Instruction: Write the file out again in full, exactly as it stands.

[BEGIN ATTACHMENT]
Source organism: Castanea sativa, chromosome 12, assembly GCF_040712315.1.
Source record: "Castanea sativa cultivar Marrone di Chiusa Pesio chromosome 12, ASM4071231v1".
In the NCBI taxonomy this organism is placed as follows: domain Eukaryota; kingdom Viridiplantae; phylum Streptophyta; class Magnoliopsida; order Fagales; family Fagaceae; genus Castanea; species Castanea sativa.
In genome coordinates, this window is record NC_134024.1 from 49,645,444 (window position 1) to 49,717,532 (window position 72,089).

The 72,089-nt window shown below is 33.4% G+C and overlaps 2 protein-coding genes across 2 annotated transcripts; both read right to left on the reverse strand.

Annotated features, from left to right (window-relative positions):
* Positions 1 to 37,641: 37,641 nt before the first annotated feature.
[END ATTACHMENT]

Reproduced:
Source organism: Castanea sativa, chromosome 12, assembly GCF_040712315.1.
Source record: "Castanea sativa cultivar Marrone di Chiusa Pesio chromosome 12, ASM4071231v1".
In the NCBI taxonomy this organism is placed as follows: domain Eukaryota; kingdom Viridiplantae; phylum Streptophyta; class Magnoliopsida; order Fagales; family Fagaceae; genus Castanea; species Castanea sativa.
In genome coordinates, this window is record NC_134024.1 from 49,645,444 (window position 1) to 49,717,532 (window position 72,089).

The 72,089-nt window shown below is 33.4% G+C and overlaps 2 protein-coding genes across 2 annotated transcripts; both read right to left on the reverse strand.

Annotated features, from left to right (window-relative positions):
* Positions 1 to 37,641: 37,641 nt before the first annotated feature.